Meteora Monasteries

Monastery of Great Meteoron

The Monastery of Great Meteoron is the largest of the monasteries located at Meteora, though in 2015 there were only 3 monks in residence. The Great Meteoro Monastery was founded in the mid-14th century by Saint Athanasios the Meteorite who was the first founder of the monastery and the systematic organizer. For this reason, the foundation of this monastery is considered to be a turning point, or even better, the begi ...
Founded: c. 1350 | Location: Kalabaka, Greece

Meteora

Meteora is a rock formation in central Greece hosting one of the largest and most precipitously built complexes of Eastern Orthodox monasteries, second in importance only to Mount Athos. The six monasteries are built on immense natural pillars and hill-like rounded boulders that dominate the local area. It is located near the town of Kalambaka at the northwestern edge of the Plain of Thessaly near the Pineios r ...
Founded: 11th century | Location: Kalabaka, Greece

Roussanou Monastery

The Monastery of Roussanou was founded in the middle of the 16th century. Compared to other rocks where monasteries were built, the one of Roussanou has a lower elevation, which makes it more accessible. The monastery was initially founded by monks and it suffered severe damage during World War II. It became a convent in 1988. The beautiful wall-paintings of the Catholicon were executed in 1560, when the priest-monk Ars ...
Founded: c. 1550 | Location: Kalabaka, Greece

Varlaam Monastery

The Holy Monastery of Varlaam is the second biggest monastery in Meteora. It is located opposite of the Great Meteoron Monastery and it was founded in the mid-14th century by the exercitant Hosios Varlaam. The elegant monastery Katholikon (main church) was built in the honour of Agioi Pantes in 1541-42, by two brothers from Ioannina, the priest-monks Hosioi Theophanes and Nectarios the Apsarades. The main church was d ...
Founded: 14th century | Location: Kalabaka, Greece

Holy Trinity Monastery

The Holy Trinity Monastery (also known as Agia Triada) is situated at the top of a rocky precipice over 400 metres high and forms part of 24 monasteries which were originally built at Meteora. The church was constructed between the 14th and 15th centuries and is included in the UNESCO list of World Heritage Sites titled Meteora. Holy Trinity was built in 1475–76, though some sources say the construction dates of ...
Founded: 15th century | Location: Kalabaka, Greece

St. Stephen Monastery

The Monastery of St. Stephen was founded by St. Antoninus Cantacuzene, who is thought to be a son of the Serb ruler Nicephorus II of Epirus, in c. 1400. This monastery rests on the plain rather than on a cliff. It was shelled by the Nazis during World War II who believed it was harboring insurgents and was abandoned. The monastery was given over to nuns in 1961 and they have reconstructed it into a flourishing nun ...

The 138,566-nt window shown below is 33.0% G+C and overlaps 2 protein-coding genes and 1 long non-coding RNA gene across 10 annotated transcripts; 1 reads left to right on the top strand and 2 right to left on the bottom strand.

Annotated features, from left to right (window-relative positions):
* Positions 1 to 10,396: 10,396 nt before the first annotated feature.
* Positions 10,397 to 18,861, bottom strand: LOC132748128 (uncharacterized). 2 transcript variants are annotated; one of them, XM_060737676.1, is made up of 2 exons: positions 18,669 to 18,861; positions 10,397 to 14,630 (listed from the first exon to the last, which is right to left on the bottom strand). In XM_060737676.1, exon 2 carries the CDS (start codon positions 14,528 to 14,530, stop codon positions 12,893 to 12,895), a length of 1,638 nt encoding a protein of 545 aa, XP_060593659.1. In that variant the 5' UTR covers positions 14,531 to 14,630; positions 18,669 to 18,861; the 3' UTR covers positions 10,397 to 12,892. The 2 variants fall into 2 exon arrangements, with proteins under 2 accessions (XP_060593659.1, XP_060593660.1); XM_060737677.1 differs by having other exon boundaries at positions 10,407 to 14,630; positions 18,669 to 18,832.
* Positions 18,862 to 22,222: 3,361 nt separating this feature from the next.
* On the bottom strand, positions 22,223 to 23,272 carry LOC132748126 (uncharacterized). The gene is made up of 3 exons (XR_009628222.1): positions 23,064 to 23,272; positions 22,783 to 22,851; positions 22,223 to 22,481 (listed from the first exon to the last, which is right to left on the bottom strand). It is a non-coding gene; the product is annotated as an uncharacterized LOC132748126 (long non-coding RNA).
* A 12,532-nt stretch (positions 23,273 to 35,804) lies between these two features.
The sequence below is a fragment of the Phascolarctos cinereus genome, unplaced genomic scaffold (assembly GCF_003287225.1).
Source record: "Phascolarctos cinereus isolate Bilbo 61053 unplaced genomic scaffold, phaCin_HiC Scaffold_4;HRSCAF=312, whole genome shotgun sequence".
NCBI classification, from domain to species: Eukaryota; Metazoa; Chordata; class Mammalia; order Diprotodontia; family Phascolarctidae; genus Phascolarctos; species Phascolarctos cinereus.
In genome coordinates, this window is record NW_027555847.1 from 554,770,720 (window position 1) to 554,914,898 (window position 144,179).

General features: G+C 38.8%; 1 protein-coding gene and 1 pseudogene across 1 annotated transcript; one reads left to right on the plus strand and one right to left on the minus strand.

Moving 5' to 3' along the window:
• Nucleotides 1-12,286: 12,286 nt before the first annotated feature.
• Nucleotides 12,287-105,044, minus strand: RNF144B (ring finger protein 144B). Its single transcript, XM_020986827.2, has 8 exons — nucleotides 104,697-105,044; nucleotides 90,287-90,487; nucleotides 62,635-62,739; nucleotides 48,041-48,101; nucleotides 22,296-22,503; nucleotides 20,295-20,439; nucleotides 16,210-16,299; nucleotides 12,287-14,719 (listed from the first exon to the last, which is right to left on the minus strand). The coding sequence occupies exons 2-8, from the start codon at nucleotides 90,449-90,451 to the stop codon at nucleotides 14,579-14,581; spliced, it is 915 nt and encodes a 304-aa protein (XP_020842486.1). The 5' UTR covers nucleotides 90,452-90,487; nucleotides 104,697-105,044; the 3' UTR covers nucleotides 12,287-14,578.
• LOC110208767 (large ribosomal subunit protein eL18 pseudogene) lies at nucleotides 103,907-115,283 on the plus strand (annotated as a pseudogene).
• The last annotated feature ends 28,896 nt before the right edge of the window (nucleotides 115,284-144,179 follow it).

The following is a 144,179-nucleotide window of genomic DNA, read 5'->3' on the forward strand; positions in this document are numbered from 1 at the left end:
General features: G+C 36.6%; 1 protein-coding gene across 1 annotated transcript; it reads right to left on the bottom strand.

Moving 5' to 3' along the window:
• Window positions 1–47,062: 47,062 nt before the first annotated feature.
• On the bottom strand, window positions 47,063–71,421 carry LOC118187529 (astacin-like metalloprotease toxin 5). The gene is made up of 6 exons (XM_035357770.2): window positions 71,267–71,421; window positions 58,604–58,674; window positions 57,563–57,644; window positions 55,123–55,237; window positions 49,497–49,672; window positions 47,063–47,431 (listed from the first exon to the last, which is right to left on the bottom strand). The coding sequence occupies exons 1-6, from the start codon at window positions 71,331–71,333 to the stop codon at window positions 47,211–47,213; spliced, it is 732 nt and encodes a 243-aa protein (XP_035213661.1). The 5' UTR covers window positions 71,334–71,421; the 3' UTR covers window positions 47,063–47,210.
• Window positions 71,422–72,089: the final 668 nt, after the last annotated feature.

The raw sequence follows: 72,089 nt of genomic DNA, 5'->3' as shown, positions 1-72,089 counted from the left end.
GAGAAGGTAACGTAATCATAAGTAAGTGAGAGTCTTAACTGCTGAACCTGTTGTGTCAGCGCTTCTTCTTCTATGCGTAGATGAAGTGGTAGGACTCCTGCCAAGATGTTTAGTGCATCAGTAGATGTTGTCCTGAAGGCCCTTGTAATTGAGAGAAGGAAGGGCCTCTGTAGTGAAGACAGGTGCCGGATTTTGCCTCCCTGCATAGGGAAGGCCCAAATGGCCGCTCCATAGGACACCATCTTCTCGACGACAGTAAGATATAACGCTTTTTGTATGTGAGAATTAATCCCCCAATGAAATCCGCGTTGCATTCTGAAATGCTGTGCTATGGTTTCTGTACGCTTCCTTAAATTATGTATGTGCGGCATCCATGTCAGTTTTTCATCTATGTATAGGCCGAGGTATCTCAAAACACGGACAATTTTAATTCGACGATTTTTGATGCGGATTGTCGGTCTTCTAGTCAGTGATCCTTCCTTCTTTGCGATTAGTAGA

Founded: c. 1400 | Location: Kalabaka, Greece

St. Nikolaos Anapafsas Monastery

St. Nikolaos Anapafsas Monastery is one of six monasteries built on immense natural pillars and hill-like rounded boulders that dominate the local area of Meteora. Hermits seem to have first occupied this rock in the early 14th century, as evidenced by remains of frescoes in the Chapel of St. Anthony. The present monastery was founded in 1510 by St. Dionysius, Metropolitan of Larisa, and Nikanoras, priest-monk and exar ...
Founded: 1510 | Location: Kalabaka, Greece

Featured Historic Landmarks, Sites & Buildings

Historic Site of the week

Ananuri Castle

Ananuri was a castle and seat of the eristavis (Dukes) of Aragvi, a feudal dynasty which ruled the area from the 13th century. The castle was the scene of numerous battles. The current ensemble dates from the 16th and 17th centuries.

In 1739, Ananuri was attacked by forces from a rival duchy, commanded by Shanshe of Ksani and was set on fire. The Aragvi clan was massacred. However, four years later, the local peasants revolted against rule by the Shamshe, killing the usurpers and inviting King Teimuraz II to rule directly over them. However, in 1746, King Teimuraz was forced to suppress another peasant uprising, with the help of King Erekle II of Kakheti. The fortress remained in use until the beginning of the 19th century. In 2007, the complex has been on the tentative list for inclusion into the UNESCO World Heritage Site program.

Architecture

The fortifications consist of two castles joined by a crenellated curtain wall. The upper fortification with a large square tower, known as Sheupovari, is well preserved and is the location of the last defense of the Aragvi against the Shamshe. The lower fortification, with a round tower, is mostly in ruins.

Within the complex, amongst other buildings, are two churches. The older Church of the Virgin, which abuts a tall square tower, has the graves of some of the Dukes of Aragvi. It dates from the first half of the 17th century, and was built of brick. The interior is no longer decorated, but of interest is a stone baldaquin erected by the widow of the Duke Edishera, who died in 1674.

The larger Church of the Mother of God (Ghvtismshobeli), built in 1689 for the son of Duke Bardzem. It is a central dome style structure with richly decorated façades, including a carved north entrance and a carved grapevine crosson the south façade. It also contains the remains of a number of frescoes, most of which were destroyed by the fire in the 18th century.